The Motorola Droid X will ship running Android 2.1 with a revised version of Motoblur software. The latter looks nothing like what we've seen on the Motorola Cliq and Backflip. You still get widgets for your social networking updates, weather, photo gallery, and favorite contacts, but they no longer take up huge chunks of space on your home screen, and you can even resize the widgets. It makes for a much cleaner experience, and you don't feel overwhelmed by all the information.
Aside from the Motorola widgets, you can also add Android widgets as well as shortcuts and folders to any one of the seven home screens. As you swipe through them, a small toolbar appears on the bottom to show you which panel you're on, and you can quickly jump to a page by pressing on the corresponding button. (The toolbar later changes to a quick-launch bar for the phone, full menu, and contacts after a couple of seconds.) It certainly makes it easier than swiping through all the panels, but we definitely preferred the HTC Sense Leap screen feature, which gives you a quick thumbnail view of each screen.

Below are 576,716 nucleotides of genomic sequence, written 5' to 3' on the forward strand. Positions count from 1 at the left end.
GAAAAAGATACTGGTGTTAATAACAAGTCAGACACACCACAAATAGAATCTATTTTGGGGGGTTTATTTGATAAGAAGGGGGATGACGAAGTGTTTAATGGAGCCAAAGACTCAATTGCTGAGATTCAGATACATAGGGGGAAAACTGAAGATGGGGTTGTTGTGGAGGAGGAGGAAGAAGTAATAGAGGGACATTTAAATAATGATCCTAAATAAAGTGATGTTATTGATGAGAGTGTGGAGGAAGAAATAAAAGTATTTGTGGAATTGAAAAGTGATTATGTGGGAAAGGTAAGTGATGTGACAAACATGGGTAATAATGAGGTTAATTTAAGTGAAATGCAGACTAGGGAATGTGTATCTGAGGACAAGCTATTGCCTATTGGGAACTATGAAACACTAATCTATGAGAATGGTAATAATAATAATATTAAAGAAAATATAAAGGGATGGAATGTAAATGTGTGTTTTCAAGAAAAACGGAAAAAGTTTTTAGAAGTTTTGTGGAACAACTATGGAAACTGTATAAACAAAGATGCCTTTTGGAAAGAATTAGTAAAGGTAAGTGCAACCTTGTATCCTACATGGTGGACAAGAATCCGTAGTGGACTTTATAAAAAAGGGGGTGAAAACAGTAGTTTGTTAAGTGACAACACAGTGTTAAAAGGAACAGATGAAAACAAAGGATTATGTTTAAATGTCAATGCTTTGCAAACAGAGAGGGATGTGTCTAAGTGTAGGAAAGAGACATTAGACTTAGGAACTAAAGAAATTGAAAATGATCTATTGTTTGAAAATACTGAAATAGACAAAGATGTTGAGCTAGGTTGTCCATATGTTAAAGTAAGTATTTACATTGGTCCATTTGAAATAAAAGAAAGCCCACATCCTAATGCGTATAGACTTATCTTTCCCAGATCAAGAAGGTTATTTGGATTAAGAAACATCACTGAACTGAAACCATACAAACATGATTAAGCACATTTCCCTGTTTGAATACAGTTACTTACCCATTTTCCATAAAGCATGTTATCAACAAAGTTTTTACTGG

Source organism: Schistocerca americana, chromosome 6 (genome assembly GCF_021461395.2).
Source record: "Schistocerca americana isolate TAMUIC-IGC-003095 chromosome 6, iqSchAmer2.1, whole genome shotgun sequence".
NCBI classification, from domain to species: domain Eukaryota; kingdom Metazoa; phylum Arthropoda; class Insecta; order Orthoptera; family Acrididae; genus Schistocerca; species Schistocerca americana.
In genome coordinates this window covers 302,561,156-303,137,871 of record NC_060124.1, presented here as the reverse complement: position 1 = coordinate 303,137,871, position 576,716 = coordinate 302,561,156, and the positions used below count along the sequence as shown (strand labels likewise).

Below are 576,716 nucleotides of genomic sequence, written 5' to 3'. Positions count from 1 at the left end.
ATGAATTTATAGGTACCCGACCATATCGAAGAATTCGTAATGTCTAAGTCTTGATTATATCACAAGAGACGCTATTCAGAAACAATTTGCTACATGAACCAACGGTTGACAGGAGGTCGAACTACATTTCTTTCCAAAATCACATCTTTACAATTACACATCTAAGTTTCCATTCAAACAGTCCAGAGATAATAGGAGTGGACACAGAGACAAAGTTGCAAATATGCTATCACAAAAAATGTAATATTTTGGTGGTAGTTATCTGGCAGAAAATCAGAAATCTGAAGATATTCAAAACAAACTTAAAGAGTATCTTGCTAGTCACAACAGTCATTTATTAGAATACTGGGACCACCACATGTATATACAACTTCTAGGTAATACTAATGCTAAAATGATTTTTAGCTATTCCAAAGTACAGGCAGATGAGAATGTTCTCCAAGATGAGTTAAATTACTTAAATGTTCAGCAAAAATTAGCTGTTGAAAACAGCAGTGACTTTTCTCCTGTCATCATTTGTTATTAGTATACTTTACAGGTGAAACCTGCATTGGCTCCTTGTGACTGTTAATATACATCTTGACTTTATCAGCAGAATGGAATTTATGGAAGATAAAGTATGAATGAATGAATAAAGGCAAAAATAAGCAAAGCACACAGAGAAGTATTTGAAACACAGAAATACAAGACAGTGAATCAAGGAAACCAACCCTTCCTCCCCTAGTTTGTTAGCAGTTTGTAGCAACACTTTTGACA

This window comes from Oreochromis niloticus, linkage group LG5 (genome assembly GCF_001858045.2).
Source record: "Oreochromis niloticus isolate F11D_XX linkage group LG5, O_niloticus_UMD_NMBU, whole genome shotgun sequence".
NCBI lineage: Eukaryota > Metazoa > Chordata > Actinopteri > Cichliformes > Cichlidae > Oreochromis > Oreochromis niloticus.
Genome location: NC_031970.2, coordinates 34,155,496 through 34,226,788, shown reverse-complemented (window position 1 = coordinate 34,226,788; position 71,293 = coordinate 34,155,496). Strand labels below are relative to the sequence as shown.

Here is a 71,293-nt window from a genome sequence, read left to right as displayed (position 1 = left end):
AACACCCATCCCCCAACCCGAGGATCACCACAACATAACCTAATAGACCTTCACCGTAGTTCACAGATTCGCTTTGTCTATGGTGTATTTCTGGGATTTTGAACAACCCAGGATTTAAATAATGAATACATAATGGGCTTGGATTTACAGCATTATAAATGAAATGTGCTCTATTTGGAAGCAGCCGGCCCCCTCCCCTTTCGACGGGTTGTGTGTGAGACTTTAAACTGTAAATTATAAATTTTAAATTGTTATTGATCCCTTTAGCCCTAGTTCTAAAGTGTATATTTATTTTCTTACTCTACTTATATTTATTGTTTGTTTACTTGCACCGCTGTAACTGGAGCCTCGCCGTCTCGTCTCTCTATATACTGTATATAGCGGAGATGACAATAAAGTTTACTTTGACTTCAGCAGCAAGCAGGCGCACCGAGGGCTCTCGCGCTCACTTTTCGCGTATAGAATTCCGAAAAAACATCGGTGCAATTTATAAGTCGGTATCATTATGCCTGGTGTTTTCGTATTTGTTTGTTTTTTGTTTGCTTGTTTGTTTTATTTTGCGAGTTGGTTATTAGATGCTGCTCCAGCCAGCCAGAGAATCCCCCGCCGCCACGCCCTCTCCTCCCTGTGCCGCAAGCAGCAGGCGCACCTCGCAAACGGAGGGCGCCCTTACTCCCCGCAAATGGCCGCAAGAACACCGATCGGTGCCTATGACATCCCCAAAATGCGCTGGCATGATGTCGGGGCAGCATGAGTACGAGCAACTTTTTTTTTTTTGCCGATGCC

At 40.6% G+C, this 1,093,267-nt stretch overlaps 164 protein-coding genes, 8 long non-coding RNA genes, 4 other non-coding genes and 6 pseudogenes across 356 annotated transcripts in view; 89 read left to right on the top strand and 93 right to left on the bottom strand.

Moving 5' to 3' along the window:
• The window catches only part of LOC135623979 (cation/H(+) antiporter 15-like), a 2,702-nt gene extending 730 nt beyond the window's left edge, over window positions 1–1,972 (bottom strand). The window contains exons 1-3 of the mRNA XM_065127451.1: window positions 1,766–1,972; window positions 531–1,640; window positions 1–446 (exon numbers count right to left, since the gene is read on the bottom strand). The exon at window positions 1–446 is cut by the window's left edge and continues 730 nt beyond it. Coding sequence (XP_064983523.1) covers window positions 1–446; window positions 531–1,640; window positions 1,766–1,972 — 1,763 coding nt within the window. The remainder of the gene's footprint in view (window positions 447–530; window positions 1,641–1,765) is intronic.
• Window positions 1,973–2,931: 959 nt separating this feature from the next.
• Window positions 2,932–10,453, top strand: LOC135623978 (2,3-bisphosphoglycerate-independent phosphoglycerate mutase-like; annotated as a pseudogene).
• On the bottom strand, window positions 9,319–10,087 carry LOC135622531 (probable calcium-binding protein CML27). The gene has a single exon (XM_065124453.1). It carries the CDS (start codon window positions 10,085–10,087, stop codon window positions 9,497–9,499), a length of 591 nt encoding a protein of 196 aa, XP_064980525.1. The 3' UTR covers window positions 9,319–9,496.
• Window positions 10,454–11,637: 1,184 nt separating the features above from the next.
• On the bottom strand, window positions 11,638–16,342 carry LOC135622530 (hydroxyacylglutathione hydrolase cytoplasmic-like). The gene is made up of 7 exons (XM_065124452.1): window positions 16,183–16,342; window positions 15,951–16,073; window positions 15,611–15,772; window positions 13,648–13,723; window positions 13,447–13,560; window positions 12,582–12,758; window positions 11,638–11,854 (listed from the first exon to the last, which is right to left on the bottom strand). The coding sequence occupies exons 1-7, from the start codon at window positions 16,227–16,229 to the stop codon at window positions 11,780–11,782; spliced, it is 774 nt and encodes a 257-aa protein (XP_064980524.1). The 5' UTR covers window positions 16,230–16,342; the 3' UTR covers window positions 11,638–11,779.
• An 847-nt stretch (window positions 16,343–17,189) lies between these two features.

Overall, the Motoblur experience is much improved; it's a more refined, sophisticated Motoblur, if you will. However, users coming from the Droid, which ran the stock Android UI, might need some time to acclimate, and even then it still might be too much for some. Just remember that, like all Android phones, it's completely customizable, so just keep tweaking the UI until you find a system that works for you.
As we mentioned earlier, the Motorola Droid X will ship with Android 2.1, but Verizon and Motorola are planning to release an over-the-air update to Android 2.2 Froyo later this summer. (The Droid is also expected to receive Froyo at that time.) This will bring speed improvements as well as new features like camera software improvements and, of course, Adobe Flash Player 10.1, so you'll get a more PC-like experience from the phone's mobile browser.
The Droid X still has plenty of other features to keep you distracted while you wait for that update. Given the large screen, it's no surprise that multimedia plays a huge part. Much like the HTC HD2, the smartphone offers a dedicated Blockbuster On Demand app where you can preview and download movies--to rent or to own--on the go. Once purchased, you can watch the video on another connected device, such as a TV, a Blu-ray player, or a PC, using Blockbuster software.